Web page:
Hollande victorious in France
Last night, in a shock move, new President-elect of France, François Hollande announced the “democratic annexation” of France to the Netherlands.
French voters went to the polls yesterday to elect a new president. With exit polls showing socialist challenger François Hollande to have a substantial lead over incumbent Nicolas Sarkozy, as the polling stations closed, President Sarkozy swiftly conceded defeat.
At his victory rally in Tulles, M. Hollande announced that from midnight France would come under the control of the government of the Netherlands, leaving the crowd stunned. With the first wave of Dutch troops pouring over the border, and beginning to secure key locations, the French armed forces surrendered on the orders of the new president.
By 5 o’clock this morning, Dutch forces were in Paris and François Hollande was signing the treaty of annexation with Dutch PM, Mark Rutte. With the Fifth Republic effectively at an end, barricades are already being built in the streets of Paris. Nicolas Sarkozy has declared a Sixth Republic and urged a stiff resistance from a bedroom in the house of Angela Merkel, where he is currently in exile.
The move, which increases the area of the Netherlands thirteen fold, has baffled political analysts and come as a complete surprise to military strategists. President of the European Commission José Manuel Barroso asked: “Why would the Netherlands do this? This is not the kind of increased European integration that we had hoped for.” Sir Mike Jackson, former head of the UK Armed Forces, commented on the military situation: “As surrenders go, this is fast even for France.”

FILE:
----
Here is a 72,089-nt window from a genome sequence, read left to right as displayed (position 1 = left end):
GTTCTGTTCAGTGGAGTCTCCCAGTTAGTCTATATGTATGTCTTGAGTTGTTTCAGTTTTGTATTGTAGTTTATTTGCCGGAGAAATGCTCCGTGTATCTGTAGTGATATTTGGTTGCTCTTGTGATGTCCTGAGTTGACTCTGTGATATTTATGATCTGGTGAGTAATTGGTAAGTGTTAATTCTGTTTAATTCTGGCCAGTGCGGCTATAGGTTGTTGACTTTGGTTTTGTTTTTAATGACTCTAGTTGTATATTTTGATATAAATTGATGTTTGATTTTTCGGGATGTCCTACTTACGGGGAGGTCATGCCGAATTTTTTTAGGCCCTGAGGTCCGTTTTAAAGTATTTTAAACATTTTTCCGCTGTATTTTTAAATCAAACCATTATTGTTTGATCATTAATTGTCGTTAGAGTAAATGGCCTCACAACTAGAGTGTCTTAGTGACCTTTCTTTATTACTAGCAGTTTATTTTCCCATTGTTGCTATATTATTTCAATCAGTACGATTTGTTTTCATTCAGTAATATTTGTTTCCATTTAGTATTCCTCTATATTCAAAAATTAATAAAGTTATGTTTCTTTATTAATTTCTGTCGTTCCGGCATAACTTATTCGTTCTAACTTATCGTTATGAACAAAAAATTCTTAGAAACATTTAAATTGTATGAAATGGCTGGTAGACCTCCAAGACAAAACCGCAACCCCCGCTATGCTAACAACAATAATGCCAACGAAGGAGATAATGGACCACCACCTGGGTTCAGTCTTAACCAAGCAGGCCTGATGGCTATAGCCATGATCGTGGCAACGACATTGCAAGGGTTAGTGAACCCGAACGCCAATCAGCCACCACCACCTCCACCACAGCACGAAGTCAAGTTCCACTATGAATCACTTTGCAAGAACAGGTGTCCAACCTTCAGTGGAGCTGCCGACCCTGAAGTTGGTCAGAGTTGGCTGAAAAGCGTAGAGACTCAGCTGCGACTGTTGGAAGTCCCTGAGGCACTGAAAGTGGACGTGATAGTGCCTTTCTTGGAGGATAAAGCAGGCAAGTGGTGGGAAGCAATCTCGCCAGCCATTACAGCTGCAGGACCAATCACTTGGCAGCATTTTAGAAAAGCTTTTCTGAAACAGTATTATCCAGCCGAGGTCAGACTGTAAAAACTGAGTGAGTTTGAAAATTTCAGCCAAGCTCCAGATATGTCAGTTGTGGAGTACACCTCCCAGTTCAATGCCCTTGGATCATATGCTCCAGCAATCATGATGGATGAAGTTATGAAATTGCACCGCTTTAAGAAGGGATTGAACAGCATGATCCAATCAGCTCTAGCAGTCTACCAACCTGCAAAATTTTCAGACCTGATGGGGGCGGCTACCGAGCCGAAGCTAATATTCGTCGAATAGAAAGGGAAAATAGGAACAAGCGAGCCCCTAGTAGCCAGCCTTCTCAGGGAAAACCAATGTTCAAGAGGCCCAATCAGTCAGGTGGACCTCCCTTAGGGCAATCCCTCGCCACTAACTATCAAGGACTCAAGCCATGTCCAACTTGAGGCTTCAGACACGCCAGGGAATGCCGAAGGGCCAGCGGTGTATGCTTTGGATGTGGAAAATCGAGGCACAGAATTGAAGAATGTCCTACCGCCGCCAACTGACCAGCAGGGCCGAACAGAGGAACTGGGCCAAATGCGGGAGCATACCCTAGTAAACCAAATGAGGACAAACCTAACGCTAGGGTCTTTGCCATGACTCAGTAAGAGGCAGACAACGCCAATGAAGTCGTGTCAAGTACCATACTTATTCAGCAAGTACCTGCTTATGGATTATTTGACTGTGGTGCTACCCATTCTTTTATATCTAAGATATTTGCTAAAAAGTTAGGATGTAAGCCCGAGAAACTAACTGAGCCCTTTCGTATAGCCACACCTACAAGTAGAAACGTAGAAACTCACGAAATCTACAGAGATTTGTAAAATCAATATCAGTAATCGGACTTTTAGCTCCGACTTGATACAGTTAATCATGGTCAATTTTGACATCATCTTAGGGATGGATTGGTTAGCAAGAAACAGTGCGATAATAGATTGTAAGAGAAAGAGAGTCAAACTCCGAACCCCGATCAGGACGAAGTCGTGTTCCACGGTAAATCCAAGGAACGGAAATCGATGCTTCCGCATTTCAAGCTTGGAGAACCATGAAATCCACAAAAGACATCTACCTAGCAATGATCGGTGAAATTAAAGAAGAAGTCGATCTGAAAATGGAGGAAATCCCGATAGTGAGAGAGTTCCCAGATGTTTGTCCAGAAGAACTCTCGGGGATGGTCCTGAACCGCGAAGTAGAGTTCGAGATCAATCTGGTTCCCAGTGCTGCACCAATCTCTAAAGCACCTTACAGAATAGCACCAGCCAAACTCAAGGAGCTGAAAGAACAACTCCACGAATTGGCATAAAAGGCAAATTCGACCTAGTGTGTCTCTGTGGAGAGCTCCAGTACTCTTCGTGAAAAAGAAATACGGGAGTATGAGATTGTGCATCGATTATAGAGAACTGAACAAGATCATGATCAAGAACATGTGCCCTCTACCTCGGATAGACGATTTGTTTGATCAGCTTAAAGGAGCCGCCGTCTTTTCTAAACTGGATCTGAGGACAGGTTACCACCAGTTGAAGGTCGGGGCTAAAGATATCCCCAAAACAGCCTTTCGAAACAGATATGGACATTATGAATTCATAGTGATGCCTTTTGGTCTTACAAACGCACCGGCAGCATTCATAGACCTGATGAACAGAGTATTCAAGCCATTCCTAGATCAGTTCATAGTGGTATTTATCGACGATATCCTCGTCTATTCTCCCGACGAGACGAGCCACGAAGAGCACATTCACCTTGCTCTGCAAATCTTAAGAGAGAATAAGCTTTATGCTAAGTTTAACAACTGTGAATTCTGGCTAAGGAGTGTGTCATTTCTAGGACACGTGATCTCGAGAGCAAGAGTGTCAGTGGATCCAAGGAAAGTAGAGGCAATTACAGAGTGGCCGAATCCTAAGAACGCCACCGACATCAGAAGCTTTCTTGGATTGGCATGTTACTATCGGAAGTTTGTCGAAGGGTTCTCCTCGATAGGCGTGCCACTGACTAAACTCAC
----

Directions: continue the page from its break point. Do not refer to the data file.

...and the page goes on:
Analysts are now turning to the question of what the Netherlands stands to gain from the acquisition. Fingers are being pointed to the massive trade deficit in cheese that Holland has with France. Dutch consumers have an insatiable appetite for French Camembert and Brie, but the notoriously picky French have no corresponding wish to purchase Edam. The dispute has been the subject of serious strife in the European Parliament and the Netherlands has clearly now felt forced to act.
Concerned Europe-watchers are now anxiously looking at other small European nations that might have an interest in subverting and dominating the larger states. Of particular concern is Greece, which could solve many of its problems with an annexation of Germany at the elections next year. The Vatican is also being closely monitored, in case it decides that theocracy is the solution to the problems that have bedevilled Italy in recent years. A Europe wide screening process for bogus candidates has already been suggested, and will surely meet with approval from many.
Although the initial surrender of France was swift, the barricades in the streets suggest that the legendary anger of the French people has been stirred. Expect a serious struggle for the future of France over the coming weeks.